So we began our site analysis downloading the point cloud of Madrid to obtain the three-dimensional information about our place. However we only need a piece so we crop the area we were interested on to obtain a 3D view of our river, vegetation and ground.

With these discovered information we started to configure three types of parameters or rules.

We studied first the radiation during one total year using confort radiation stripes.

Then we studied a diversity of types of soils on our site and surrounding the river.

We located three types and investigated how water flows through them:

  1. Quartz Sands;
  2. Silts;
  3. Gravel;

Finally we noticed the importance of the water flow for our cleaning filters. Our objective was to try locate the water filtration modules at the strong water runners.


Located the three site parameters we joined and overlapped them obtaining a map of where our modules should we located. (Map of constraints).

Lattice Explorations

The methodology behind the lattice explorations was looking at the base form we would look to use, then how we develop those modules to respond to the site’s condition, the rules behind module amalgamation and then the amalgamation itself to see how the individual modules begin to interact. Iterations then began a process of smaller to larger adjustments – ie adjusting the small, so in order to facilitate the overall desired condition.

Formal Precedent

The major driver / question behind this exploration was: what forms facilitate creativity and play in action possibilities ?

This question lead us to examine Aldo Von Eyck’s post WW2 playgrounds in derelict and bomb out neighbourhood’s in Amsterdam – the architect uses primitive shapes as a means of inspiring a less prescriptive, and more creative and open forms of play.

Formal Alphabet

Von Eyck’s primitive shapes became the basis for the formal alphabet we would use to guide and mold the modules.

Module + Site parameters

Different modules address different site parameters, being circulation, the condition, ground condition and inter tree condition. The modules are sized to accommodate something we are calling “super furniture”, spatially and functionally ambiguous forms which fill the modules.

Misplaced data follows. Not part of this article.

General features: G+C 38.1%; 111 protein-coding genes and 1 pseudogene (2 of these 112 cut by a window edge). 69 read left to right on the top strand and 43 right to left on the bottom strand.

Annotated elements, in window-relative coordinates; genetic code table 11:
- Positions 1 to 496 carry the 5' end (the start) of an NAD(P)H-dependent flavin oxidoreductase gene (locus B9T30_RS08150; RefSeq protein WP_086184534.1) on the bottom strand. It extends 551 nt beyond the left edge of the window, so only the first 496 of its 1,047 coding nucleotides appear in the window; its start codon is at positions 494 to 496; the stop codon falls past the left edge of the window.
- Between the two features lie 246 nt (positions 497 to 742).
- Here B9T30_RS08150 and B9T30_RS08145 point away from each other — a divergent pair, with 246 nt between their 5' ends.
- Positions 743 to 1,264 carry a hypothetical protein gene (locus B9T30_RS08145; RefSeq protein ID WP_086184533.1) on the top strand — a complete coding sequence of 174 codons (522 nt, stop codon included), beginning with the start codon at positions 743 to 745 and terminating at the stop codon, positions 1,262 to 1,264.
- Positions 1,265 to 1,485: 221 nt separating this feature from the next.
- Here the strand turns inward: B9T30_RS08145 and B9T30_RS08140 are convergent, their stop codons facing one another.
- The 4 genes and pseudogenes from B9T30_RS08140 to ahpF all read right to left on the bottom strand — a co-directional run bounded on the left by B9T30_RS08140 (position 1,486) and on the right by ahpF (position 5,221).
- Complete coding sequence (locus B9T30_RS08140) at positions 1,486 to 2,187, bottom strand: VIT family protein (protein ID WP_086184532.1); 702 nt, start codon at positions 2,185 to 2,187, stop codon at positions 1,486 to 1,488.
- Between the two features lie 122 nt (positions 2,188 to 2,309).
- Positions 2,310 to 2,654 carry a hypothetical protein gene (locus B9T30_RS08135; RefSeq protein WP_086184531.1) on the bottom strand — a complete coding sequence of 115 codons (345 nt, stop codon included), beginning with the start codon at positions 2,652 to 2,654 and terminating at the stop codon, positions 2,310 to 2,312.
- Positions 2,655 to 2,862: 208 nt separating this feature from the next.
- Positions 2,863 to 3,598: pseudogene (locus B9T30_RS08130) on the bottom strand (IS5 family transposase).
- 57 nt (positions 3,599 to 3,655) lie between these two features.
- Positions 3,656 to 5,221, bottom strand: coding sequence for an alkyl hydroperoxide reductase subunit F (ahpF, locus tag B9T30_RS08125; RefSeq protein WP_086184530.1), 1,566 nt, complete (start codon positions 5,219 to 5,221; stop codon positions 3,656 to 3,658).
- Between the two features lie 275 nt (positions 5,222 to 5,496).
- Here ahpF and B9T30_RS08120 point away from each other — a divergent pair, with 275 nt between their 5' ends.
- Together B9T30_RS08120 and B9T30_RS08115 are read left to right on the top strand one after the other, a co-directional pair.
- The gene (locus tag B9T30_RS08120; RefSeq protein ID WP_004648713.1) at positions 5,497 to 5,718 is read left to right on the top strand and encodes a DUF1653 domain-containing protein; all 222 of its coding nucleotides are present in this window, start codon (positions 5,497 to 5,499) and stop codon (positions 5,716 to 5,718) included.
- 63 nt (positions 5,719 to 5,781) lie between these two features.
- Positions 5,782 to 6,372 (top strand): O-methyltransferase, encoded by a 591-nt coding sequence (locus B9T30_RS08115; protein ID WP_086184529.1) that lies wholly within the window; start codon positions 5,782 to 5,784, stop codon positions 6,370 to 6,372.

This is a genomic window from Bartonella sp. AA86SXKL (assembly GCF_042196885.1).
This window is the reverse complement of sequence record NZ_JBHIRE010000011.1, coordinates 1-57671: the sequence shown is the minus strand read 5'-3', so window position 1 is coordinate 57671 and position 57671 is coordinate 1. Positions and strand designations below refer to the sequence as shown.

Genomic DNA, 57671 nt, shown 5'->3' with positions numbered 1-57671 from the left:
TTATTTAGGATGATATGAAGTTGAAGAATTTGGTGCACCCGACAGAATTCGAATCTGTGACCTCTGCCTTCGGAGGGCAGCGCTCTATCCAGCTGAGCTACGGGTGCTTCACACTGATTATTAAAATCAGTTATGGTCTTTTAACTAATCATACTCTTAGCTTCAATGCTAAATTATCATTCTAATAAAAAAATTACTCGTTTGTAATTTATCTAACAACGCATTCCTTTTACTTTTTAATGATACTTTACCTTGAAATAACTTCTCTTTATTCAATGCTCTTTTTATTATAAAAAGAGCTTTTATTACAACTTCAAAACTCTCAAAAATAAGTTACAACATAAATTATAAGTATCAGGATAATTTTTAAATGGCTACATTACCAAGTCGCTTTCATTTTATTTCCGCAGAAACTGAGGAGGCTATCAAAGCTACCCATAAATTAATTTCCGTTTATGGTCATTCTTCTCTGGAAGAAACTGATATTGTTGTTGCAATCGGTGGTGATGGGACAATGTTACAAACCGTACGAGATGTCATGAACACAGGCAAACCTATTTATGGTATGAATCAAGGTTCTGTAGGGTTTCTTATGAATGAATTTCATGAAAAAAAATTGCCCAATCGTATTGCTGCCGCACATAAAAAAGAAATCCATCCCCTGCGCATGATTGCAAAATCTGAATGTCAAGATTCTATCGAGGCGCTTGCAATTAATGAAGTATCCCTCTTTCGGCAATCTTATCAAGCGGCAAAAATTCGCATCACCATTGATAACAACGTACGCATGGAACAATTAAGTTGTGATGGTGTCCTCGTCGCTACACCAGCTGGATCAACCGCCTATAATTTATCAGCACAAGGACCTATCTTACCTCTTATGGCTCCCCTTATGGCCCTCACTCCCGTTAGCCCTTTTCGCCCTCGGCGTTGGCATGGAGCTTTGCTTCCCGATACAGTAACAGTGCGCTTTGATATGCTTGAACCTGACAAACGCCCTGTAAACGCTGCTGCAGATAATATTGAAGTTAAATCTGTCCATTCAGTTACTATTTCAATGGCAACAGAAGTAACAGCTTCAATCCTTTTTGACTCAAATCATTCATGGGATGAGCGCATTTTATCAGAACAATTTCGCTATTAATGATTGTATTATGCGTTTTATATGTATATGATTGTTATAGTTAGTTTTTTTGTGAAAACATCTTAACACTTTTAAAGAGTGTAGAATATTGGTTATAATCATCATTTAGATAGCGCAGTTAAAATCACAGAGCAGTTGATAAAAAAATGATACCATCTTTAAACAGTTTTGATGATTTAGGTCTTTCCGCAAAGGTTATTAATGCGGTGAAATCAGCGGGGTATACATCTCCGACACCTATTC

Module Alignment

The super furniture within each module aligns to create continuity, however they are altered enough to create an individualised identity, and produce enough variation across the field condition we are aiming to produce.

Unit Cell Structure

We took each module, voxelized them, and then structural optimized them using crystalon. When then analysed the unit cells individually to see how they were performing, all material sizes where considered at 20cm cross sections. Once the structure was optimised we continued to refine the lattice rules.

Unit Cell Rules

In creating the unit cell rules and adjacencies we began first with to to bottom. We wanted to create geometric continuity between the stacking elements so water modules stack on top of their corresponding tree modules.

For the inter-tree condition we wanted circulation and movement a priority, so tree modules amalgamate around circulation modules.

Field Condition

The aim of the project is to create an open ended field of interaction and play, therefore modules and adjacencies are not driven by program, rather their amalgamation is driven by alignment and formal cohesion. Our goal is to create a varied landscape across the site which accommodates a variety of activities and negates formal stasis.

3D Structural Analysis